Mon 08 Jul 2024

National Planning Framework 4: Guidance from the Courts

As the first half of the year draws to a close, it presents a good opportunity to look back and draw together the decisions the Court of Session have handed down over the last few months which provide guidance on the interpretation of three key policies in National Planning Framework 4.

Policy 3 (Biodiversity)

The case of Wildcat Haven Community Interest Company v Scottish Ministers [2024] CSOH 10 provided helpful clarity on the approach to be taken to policy 3 of NPF4.

The petitioners argued that a decision by the Scottish Ministers to grant consent for a wind farm development was unlawful as the Scottish Ministers had failed to undertake a sequential and specifically weighted approach to the mitigation hierarchy.

However, the Court disagreed with this suggestion, finding that there was nothing in the language of the policy or surrounding context to support this approach and noting that a policy document was by its nature "an unlikely repository" for such a requirement.

Whilst this decision provides welcome clarification on how to approach the biodiversity policy in NPF4, biodiversity continues to be an evolving area with biodiversity planning guidance having been published by the Scottish Government as a living document in November 2023 and with work currently underway by NatureScot to develop a biodiversity metric to assist with policy application.

We previously wrote about this case in an article published here.

Policy 16 (Housing)

The much-anticipated case of Miller Homes Ltd v Scottish Ministers [2024] CSIH 11 finally determined the correct approach to be taken to policy 16 of NPF4.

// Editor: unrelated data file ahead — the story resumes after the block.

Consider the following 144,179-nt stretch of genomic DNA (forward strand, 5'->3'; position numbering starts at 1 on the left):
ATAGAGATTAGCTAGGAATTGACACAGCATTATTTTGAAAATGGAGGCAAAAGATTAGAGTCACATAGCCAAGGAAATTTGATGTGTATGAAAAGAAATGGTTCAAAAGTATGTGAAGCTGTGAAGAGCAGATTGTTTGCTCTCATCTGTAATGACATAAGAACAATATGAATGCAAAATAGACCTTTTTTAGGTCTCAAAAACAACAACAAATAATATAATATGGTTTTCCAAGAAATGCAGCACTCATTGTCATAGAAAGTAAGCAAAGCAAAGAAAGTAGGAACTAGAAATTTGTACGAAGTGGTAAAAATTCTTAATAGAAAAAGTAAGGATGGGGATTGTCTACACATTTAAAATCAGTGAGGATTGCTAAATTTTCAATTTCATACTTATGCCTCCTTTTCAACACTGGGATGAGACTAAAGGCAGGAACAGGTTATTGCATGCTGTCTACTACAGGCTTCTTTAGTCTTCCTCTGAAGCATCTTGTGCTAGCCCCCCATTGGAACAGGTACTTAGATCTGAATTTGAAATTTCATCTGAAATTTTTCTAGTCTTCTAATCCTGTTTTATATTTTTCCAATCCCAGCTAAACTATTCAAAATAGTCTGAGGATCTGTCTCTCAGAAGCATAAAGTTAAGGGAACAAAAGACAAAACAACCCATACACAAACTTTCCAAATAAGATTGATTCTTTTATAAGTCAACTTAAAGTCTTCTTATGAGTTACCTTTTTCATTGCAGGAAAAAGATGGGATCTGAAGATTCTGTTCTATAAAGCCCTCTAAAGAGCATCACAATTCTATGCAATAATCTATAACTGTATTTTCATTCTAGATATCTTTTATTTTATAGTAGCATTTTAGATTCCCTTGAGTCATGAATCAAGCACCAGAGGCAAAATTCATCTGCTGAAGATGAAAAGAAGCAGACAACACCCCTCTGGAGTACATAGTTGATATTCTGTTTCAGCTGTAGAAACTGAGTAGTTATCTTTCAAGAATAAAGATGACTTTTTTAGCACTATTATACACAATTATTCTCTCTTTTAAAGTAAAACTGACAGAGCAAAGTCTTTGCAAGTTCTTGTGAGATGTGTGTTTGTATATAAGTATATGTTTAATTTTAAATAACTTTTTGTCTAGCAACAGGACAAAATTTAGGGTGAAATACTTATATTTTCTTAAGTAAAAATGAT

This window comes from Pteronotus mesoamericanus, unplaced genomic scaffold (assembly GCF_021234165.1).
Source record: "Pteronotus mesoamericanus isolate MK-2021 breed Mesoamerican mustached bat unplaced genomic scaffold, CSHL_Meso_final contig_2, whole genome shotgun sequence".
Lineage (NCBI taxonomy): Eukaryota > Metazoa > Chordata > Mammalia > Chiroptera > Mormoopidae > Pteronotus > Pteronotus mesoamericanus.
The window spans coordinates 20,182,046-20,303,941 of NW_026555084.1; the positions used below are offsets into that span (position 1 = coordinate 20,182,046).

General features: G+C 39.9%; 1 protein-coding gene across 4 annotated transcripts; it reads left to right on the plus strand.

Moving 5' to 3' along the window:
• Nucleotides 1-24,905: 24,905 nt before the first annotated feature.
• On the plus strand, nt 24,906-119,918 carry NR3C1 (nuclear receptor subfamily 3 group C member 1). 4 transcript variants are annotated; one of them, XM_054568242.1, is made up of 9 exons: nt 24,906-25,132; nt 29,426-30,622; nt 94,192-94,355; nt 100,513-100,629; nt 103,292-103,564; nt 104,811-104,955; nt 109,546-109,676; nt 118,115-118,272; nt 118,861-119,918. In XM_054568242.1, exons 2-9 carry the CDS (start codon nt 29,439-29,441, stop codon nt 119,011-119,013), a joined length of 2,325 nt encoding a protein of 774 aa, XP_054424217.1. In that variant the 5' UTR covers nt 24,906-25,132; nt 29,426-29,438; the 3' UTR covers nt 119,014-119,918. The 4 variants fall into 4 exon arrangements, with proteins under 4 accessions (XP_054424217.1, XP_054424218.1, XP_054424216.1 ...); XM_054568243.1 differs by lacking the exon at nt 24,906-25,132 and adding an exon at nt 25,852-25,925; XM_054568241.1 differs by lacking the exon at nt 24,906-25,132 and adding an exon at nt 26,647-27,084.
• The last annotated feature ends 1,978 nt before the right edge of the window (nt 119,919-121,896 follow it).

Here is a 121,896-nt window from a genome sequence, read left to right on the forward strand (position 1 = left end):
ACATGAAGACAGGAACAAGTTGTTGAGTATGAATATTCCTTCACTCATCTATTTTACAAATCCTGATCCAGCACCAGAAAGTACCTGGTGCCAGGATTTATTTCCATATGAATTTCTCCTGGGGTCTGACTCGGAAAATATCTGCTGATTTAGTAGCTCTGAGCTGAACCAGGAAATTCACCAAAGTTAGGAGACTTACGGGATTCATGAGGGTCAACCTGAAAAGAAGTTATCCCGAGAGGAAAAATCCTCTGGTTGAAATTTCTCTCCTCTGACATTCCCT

This case involved an appeal against the Scottish Ministers' decision to refuse planning permission for a housing development in West Lothian. The decision turned on the interpretation of policy 16(f) of NPF4 and whether that housing release policy is incompatible with the existing housing release policy in the local development plan.

The Court held that policy 16(f) was incompatible with the local development plan policy and, as such, policy 16(f) fell to be applied in favour of the housing release policy in the local development plan. Interestingly, the Court also found that a deliverable housing land pipeline could be established in delivery programmes which replace action programmes and without the need for a new-style LDP and, separately, that the Scottish Ministers were entitled to conclude that "the MATHLR [the Minimum All-Tenure Housing Land Requirement set out in NPF4] represents the most up to date target for housing land within the development plan."

This decision has prompted the Chief Planner to issue a letter advising on the application of Policy 16 which can be read here.

We previously wrote about this case in an article published here.

Policy 28 (Retail)

The case of Tesco Stores Limited v Perth and Kinross Council [2024] CSOH 46 provided helpful clarity on the approach to be taken to policy 28 of NPF4.

This case involved a judicial review by Tesco of Perth and Kinross Council's decision to grant planning permission for a 1,800 sqm Aldi store in Perth. The primary question was whether such a store could be categorised as a "new small scale neighbourhood retail development" in order to benefit from the limited policy support afforded to out of centre development.

The Court found that the store could not be categorised as such a development as it was neither a small scale nor neighbourhood retail development. In particular, the Court rejected the Council's argument that as the proposed store was replacing an existing Aldi store in a more central location it was only the increase in floorspace between the two stores which fell to be assessed against the policy.

We previously wrote about this case in an article published here.

Going Forward

Whilst these three decisions contain helpful guidance on the interpretation of some of the key policies contained in NPF4, there will no doubt be more decisions to come further down the line as the framework continues to bed in.

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